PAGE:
How Baseball “nerds” have made being a basketball fan more fun.
First of all, I love baseball, It’s easily my 2nd favorite sport and I spend way to much time on sites like Baseball Prospectus, Fangraphs, and stalking KLaw to be a functioning member of society, so excuse me while I was poetic about this subject. Recently I found out my dad (he passed in 1999) not only loved Bill James, but apparently owned a bunch of his stuff, so this is probably hereditary. Anyway let’s move on into the piece and away from a nostalgia trip.
Sports fans seem to be engaged in many holy wars, whether it’s Kobe-LeBron, REDSAWX-Yankers, SEC school Q-SEC school J, or the one that crosses almost every sport, the “Stat heads who hate the sport” vs. “Well uh, I watch all the games and understand every detail of every play from every player.” Obviously a bit of hyperbole, but I named the blog after that so just let it go. If you have read really any post I have written you will have noticed two things: I love Chaz and I love those stupid objective stats. However since it would be really weird to debate the two different sides by myself and much smarter and more respected people have written on this topic, I will ignore the debate from here on out.
In NBA history the numbers surrounding the game have come a long way. There once was no shotclock (Rick Pitino’s wet dream), steals and blocks were not officially tracked until the end of Bill Russel trolling “competitive balance”, and 3-in-the-key was more of a polite suggestion than anything; whereas now we have a plethora of stats to analyze so many facets of the game which helps us learn about players and enjoy watching the games more. Now none of this would have been possible without the help of baseball and it’s own statistical revolution. (Insert overused moneyball joke here) While now basketball fans are learning about eFG%, Win Shares/PER (I find them flawed but nonetheless they help frame things), usage rate, and now some lesser known but equally important ones like inside/outside rating and offensive/defensive bias, much of these analytics and formula’s are based on baseballs sabermetics, whose prophet is often viewed as the aforementioned Bill James. I am going to attempt to show some that relate to others and end this with some more general thoughts.
(As I am writing this BBR is down, so all NBA stat links will go to hoopdata’s, sorry for any inconvenience)
Due to my decision to keep it slightly streamlined, I will just be using position players for baseball, as pitchers would require quite a bit more abstract analysis than I care to do right now.
A very simple way to compare these is to say that hitting and offensive metrics for baseball equal shooting and offensive metrics for basketball. While that basic idea holds weight and merit, there are some differences that need to be explained. In baseball their is no two point hit or three point hit, a hit is a hit, so you need to factor in walk rates, ISO, and other metrics to help show how a .300 hitter without any walks/power/base running would be like a guy who makes 3 threes a game while shooting 12 of them. It is also important to note that several of these stats take into account league averages for baseball, while basketball is just starting to learn how to correctly factor in things like pace and seasonal averages. Also sample size is VERY important for both sports, so please remember this.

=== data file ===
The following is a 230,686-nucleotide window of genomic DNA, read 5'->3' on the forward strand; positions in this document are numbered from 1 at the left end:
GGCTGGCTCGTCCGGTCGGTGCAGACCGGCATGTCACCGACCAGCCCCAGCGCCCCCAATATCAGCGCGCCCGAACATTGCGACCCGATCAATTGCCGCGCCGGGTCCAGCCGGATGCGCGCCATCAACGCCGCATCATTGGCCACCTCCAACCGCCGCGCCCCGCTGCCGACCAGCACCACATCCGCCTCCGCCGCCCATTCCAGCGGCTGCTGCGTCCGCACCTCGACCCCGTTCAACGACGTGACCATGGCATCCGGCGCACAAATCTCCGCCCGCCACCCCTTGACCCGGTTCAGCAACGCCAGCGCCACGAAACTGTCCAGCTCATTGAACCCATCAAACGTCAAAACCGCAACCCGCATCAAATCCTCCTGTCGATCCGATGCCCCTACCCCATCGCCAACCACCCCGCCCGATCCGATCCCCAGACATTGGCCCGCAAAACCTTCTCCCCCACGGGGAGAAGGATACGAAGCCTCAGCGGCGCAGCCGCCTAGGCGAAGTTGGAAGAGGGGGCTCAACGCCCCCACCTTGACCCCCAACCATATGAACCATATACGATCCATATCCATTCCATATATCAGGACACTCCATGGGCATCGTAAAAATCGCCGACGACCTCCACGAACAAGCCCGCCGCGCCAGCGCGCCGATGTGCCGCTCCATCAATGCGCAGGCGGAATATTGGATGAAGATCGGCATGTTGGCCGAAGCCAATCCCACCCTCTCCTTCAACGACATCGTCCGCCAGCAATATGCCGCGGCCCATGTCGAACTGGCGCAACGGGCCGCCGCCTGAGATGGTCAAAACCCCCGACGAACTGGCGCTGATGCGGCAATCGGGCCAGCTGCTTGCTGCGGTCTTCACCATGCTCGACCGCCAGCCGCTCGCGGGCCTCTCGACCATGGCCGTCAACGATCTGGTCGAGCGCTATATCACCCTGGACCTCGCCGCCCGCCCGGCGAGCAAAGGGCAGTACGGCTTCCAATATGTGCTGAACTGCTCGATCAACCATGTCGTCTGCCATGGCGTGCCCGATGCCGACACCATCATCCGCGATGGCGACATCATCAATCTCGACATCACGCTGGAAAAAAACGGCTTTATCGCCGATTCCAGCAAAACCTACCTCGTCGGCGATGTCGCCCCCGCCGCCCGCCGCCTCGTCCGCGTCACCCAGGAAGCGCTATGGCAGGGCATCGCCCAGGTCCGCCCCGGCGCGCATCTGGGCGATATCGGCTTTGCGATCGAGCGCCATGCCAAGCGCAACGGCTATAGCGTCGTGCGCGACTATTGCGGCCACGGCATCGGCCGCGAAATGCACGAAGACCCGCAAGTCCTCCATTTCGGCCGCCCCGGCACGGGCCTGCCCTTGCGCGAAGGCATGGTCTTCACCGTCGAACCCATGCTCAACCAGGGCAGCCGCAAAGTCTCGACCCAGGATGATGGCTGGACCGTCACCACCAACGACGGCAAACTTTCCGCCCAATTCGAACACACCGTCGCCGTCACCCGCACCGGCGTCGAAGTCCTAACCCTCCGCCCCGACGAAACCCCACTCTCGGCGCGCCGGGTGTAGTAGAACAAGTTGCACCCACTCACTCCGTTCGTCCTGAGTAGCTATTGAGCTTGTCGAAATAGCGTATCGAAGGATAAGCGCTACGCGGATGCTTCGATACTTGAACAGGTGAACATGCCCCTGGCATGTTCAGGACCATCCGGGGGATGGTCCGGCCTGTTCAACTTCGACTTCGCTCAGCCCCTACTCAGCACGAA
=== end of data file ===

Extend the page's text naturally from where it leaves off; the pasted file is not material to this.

A very simple way to view these are the defensive stats, and yeah that pretty much works. In baseball defensive metrics have long been the bane of pretty much everyone, as they are often incongruent with each other and often rely on subjective numbers rather than objective ones, so I just picked three that I see commonly used. Basketball get’s an easier route to their stats as it’s easier to get the objective data, and all of the best ones rely on rate statistics while doing that in baseball could really skew certain players. Another thing to note is that positional differences matter much more when analyzing the best defenders in baseball than they are in basketball. Also sample size is VERY important for both sports, so please remember this.
Your not crazy if you think baseballs WAR and basketballs WARP are similar, because basketball pretty much piggybacked the idea from baseball. These (and others) attempt to fully quantify how valuable a player is to their respective team, and tries to find who the most important (not necessarily best) players are from year to year. Remember that the Replacement level for WAR/WARP changes yearly and is also positional, so keep that in mind. Also sample size is VERY important for both sports, so please remember this.
So really I feel that we owe so much as basketball fans to our forefathers in the baseball analysis. As basketball now has room to branch off and really create their own advanced niche, much of what we have now stems from those nerds from baseball who don’t love grit and hate life!
To wrap it up I want to say a few things (of course I do)
- Just because I made a few parallels doesn’t mean they always work nor should they, Ttese are two different sports that require and measure different things.
- Please take time to research advanced stats for both of these sports to draw your own conclusions
- Please use stats in conjunction with one another. Just because player A beats player B in one stat doesn’t mean player B is worse and player A better.
- If you disagree please inform me, I really do value the impact baseball’s sabermetics has had on basketball and want to do it justice.
I hope this either piques in interest in either sport or helps explains how things are valued, and I hope you enjoyed reading. As always, please inform me of my errors and omissions, so not only is this article better, but my future ones also.